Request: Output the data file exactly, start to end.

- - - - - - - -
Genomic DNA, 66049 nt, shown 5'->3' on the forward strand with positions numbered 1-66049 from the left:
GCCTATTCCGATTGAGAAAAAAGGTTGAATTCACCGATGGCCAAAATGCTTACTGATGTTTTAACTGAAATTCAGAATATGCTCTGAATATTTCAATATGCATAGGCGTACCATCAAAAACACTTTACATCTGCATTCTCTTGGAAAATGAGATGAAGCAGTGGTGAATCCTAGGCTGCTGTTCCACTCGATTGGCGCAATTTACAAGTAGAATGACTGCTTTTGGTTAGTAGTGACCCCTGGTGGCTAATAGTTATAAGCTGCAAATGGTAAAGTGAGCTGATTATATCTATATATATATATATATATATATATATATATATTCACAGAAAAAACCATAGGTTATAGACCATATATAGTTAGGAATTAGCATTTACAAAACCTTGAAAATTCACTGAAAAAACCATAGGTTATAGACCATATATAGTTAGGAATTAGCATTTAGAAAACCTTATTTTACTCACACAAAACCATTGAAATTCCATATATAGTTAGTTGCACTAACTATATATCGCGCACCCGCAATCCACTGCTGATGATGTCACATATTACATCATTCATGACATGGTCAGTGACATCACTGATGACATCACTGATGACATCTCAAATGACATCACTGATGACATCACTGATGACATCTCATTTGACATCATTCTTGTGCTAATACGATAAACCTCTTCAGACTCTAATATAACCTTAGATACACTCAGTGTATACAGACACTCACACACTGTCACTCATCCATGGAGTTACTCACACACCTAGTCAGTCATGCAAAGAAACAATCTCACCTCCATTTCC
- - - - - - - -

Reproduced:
Genomic DNA, 66049 nt, shown 5'->3' on the forward strand with positions numbered 1-66049 from the left:
GCCTATTCCGATTGAGAAAAAAGGTTGAATTCACCGATGGCCAAAATGCTTACTGATGTTTTAACTGAAATTCAGAATATGCTCTGAATATTTCAATATGCATAGGCGTACCATCAAAAACACTTTACATCTGCATTCTCTTGGAAAATGAGATGAAGCAGTGGTGAATCCTAGGCTGCTGTTCCACTCGATTGGCGCAATTTACAAGTAGAATGACTGCTTTTGGTTAGTAGTGACCCCTGGTGGCTAATAGTTATAAGCTGCAAATGGTAAAGTGAGCTGATTATATCTATATATATATATATATATATATATATATATATTCACAGAAAAAACCATAGGTTATAGACCATATATAGTTAGGAATTAGCATTTACAAAACCTTGAAAATTCACTGAAAAAACCATAGGTTATAGACCATATATAGTTAGGAATTAGCATTTAGAAAACCTTATTTTACTCACACAAAACCATTGAAATTCCATATATAGTTAGTTGCACTAACTATATATCGCGCACCCGCAATCCACTGCTGATGATGTCACATATTACATCATTCATGACATGGTCAGTGACATCACTGATGACATCACTGATGACATCTCAAATGACATCACTGATGACATCACTGATGACATCTCATTTGACATCATTCTTGTGCTAATACGATAAACCTCTTCAGACTCTAATATAACCTTAGATACACTCAGTGTATACAGACACTCACACACTGTCACTCATCCATGGAGTTACTCACACACCTAGTCAGTCATGCAAAGAAACAATCTCACCTCCATTTCC